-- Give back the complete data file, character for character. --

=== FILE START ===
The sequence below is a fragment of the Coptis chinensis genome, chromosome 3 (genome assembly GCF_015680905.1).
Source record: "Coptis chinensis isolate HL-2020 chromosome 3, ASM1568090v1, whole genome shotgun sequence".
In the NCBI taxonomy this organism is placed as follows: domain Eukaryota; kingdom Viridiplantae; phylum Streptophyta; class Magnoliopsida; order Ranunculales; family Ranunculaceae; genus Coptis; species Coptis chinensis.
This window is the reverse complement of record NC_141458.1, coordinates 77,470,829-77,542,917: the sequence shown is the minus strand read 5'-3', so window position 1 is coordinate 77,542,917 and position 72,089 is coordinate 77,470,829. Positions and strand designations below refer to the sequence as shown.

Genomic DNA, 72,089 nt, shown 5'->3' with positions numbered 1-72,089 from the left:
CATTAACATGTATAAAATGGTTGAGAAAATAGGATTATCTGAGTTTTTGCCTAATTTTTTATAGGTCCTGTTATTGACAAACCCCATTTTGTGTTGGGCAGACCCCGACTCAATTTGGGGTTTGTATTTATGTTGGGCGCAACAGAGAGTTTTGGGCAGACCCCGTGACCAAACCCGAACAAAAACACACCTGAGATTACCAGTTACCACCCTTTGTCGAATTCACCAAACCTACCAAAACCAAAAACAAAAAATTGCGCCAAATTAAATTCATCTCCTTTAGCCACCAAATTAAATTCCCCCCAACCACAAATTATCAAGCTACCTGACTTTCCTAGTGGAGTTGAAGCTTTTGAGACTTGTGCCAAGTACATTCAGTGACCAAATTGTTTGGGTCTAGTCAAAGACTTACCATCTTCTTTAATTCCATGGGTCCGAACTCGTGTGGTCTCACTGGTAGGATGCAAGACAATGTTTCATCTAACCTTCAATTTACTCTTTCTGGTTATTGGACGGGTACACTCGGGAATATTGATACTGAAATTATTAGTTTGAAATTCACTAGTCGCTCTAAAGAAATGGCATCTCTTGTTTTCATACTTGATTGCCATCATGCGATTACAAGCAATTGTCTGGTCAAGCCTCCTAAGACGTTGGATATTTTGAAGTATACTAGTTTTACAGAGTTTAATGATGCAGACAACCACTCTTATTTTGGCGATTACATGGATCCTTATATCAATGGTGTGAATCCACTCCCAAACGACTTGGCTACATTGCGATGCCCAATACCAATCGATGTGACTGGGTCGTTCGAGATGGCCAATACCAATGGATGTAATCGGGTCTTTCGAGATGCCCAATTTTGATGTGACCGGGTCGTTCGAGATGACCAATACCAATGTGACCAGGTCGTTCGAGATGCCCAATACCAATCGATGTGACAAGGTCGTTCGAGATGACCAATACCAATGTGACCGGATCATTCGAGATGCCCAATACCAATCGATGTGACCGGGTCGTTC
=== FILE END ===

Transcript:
The sequence below is a fragment of the Coptis chinensis genome, chromosome 3 (genome assembly GCF_015680905.1).
Source record: "Coptis chinensis isolate HL-2020 chromosome 3, ASM1568090v1, whole genome shotgun sequence".
In the NCBI taxonomy this organism is placed as follows: domain Eukaryota; kingdom Viridiplantae; phylum Streptophyta; class Magnoliopsida; order Ranunculales; family Ranunculaceae; genus Coptis; species Coptis chinensis.
This window is the reverse complement of record NC_141458.1, coordinates 77,470,829-77,542,917: the sequence shown is the minus strand read 5'-3', so window position 1 is coordinate 77,542,917 and position 72,089 is coordinate 77,470,829. Positions and strand designations below refer to the sequence as shown.

Genomic DNA, 72,089 nt, shown 5'->3' with positions numbered 1-72,089 from the left:
CATTAACATGTATAAAATGGTTGAGAAAATAGGATTATCTGAGTTTTTGCCTAATTTTTTATAGGTCCTGTTATTGACAAACCCCATTTTGTGTTGGGCAGACCCCGACTCAATTTGGGGTTTGTATTTATGTTGGGCGCAACAGAGAGTTTTGGGCAGACCCCGTGACCAAACCCGAACAAAAACACACCTGAGATTACCAGTTACCACCCTTTGTCGAATTCACCAAACCTACCAAAACCAAAAACAAAAAATTGCGCCAAATTAAATTCATCTCCTTTAGCCACCAAATTAAATTCCCCCCAACCACAAATTATCAAGCTACCTGACTTTCCTAGTGGAGTTGAAGCTTTTGAGACTTGTGCCAAGTACATTCAGTGACCAAATTGTTTGGGTCTAGTCAAAGACTTACCATCTTCTTTAATTCCATGGGTCCGAACTCGTGTGGTCTCACTGGTAGGATGCAAGACAATGTTTCATCTAACCTTCAATTTACTCTTTCTGGTTATTGGACGGGTACACTCGGGAATATTGATACTGAAATTATTAGTTTGAAATTCACTAGTCGCTCTAAAGAAATGGCATCTCTTGTTTTCATACTTGATTGCCATCATGCGATTACAAGCAATTGTCTGGTCAAGCCTCCTAAGACGTTGGATATTTTGAAGTATACTAGTTTTACAGAGTTTAATGATGCAGACAACCACTCTTATTTTGGCGATTACATGGATCCTTATATCAATGGTGTGAATCCACTCCCAAACGACTTGGCTACATTGCGATGCCCAATACCAATCGATGTGACTGGGTCGTTCGAGATGGCCAATACCAATGGATGTAATCGGGTCTTTCGAGATGCCCAATTTTGATGTGACCGGGTCGTTCGAGATGACCAATACCAATGTGACCAGGTCGTTCGAGATGCCCAATACCAATCGATGTGACAAGGTCGTTCGAGATGACCAATACCAATGTGACCGGATCATTCGAGATGCCCAATACCAATCGATGTGACCGGGTCGTTC